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Say I am writing a web-app, and I'd like to add certain behavior to a function after it has been declared in multiple places without overriding the old behaviors of the function.

Here is some simplified code (notice the window.onmousedown function

var createMenu = function(){
    var menu = document.createElement('ul');
    /* add things to the menu */
    window.onmousedown = function(e){
         menu.style.background = "red";
    }
}

var createSidebar = function(){
    var sidebar = document.createElement('div');
    /* add things to the sidebar */
    window.onmousedown = function(e){
         sidebar.id = "clicked";
    }
}

var createMenu();
var createSidebar();

In this case, window.onmousedown will not do both things it was meant to do - the definition it has in createSidebar will override its definition from createMenu. Is there a standard way of achieving a sort of behavior in which windows.onmousedown will retain both behaviors?

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Yes, don't use inline-events. See addEventListener and (for IE) attachEvent, or, much easier .. jQuery [or your choice of framework] :) –  user166390 Jul 13 '12 at 22:13

2 Answers 2

up vote 2 down vote accepted

Use addEventListener() to add your events. It allows you to register multiple event handlers for an event on an element. Forget the old event model that you are using in your example.

For IE8 and older, you will have to use attachEvent().

Advanced event registration models on Quirksmode

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Thank you! This was definitely a gap in my knowledge, and I will start using event listeners from now on. Do you know if there is a "click" event equivalent for touch devices? For now I have to use menu.ontouchstart = doStuff() - is this considered bad practice? –  tborenst Jul 13 '12 at 23:02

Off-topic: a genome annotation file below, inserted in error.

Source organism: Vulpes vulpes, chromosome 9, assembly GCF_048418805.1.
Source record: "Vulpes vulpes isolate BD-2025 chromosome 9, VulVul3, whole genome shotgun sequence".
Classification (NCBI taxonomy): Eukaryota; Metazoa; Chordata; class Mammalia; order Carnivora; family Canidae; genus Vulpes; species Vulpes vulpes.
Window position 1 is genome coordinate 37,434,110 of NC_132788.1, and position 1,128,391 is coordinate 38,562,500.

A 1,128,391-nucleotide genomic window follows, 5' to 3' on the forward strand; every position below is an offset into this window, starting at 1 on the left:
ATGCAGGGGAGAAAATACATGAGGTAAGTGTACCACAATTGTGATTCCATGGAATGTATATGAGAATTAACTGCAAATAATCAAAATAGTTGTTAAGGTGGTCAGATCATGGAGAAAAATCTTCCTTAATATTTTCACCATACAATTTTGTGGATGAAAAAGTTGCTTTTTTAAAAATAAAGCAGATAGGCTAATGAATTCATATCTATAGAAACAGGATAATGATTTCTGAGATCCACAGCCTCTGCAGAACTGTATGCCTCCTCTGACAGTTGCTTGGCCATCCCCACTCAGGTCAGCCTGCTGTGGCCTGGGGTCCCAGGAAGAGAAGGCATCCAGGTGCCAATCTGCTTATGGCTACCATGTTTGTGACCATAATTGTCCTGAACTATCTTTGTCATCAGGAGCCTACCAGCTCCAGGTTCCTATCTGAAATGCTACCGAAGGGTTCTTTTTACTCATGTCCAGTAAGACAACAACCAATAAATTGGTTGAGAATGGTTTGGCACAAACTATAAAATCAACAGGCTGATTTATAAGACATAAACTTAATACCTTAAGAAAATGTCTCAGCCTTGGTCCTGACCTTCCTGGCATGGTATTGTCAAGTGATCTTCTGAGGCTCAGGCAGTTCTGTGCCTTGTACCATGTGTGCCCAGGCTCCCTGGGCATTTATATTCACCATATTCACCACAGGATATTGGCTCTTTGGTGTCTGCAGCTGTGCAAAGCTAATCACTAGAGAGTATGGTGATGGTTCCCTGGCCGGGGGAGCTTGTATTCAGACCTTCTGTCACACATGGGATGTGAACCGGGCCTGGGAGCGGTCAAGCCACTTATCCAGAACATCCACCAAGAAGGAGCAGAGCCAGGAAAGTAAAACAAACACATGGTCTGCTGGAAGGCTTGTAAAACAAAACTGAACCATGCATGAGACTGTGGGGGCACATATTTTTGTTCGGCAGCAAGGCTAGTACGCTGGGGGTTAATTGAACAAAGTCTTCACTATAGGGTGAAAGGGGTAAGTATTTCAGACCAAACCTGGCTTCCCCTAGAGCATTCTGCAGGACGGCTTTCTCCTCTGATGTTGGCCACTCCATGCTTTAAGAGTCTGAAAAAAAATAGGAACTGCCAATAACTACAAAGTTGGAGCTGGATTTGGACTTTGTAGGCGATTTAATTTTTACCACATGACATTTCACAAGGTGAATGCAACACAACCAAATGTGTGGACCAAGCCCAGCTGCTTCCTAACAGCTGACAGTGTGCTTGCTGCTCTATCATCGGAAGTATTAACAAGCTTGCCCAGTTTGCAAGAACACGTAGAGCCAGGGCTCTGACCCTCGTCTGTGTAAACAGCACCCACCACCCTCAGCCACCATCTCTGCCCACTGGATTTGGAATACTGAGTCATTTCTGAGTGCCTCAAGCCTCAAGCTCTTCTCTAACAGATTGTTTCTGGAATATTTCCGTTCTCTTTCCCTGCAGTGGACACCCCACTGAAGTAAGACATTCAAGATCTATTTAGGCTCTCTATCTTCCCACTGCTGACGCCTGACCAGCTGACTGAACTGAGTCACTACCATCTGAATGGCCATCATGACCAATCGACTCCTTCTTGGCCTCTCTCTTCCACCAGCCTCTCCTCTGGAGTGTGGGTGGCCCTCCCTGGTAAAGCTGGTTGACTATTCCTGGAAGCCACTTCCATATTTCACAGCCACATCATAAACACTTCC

touchstart should be fine, afaik - just attach it with the advanced event model. A library like jQuery can help a lot with attaching and managing event handlers, because it hides browser differences. (and I'm sure you meant simply doStuff without parentheses) –  kapa Jul 14 '12 at 9:31

It's not a best practice but you can do something like this:

var createMenu = function(){
    var menu = document.createElement('ul');
    /* add things to the menu */
    window.onmousedown = function(e){
         menu.style.background = "red";
    }
}

var createSidebar = function(){
    var sidebar = document.createElement('div');
    var oldonmousedown = window.onmousedown;
    /* add things to the sidebar */
    window.onmousedown = function(e){
         sidebar.id = "clicked";
         oldonmousedown()
    }
}

var createMenu();
var createSidebar();

But you should be using addEventListener() or attachEvent() like in bažmegakapa's answer

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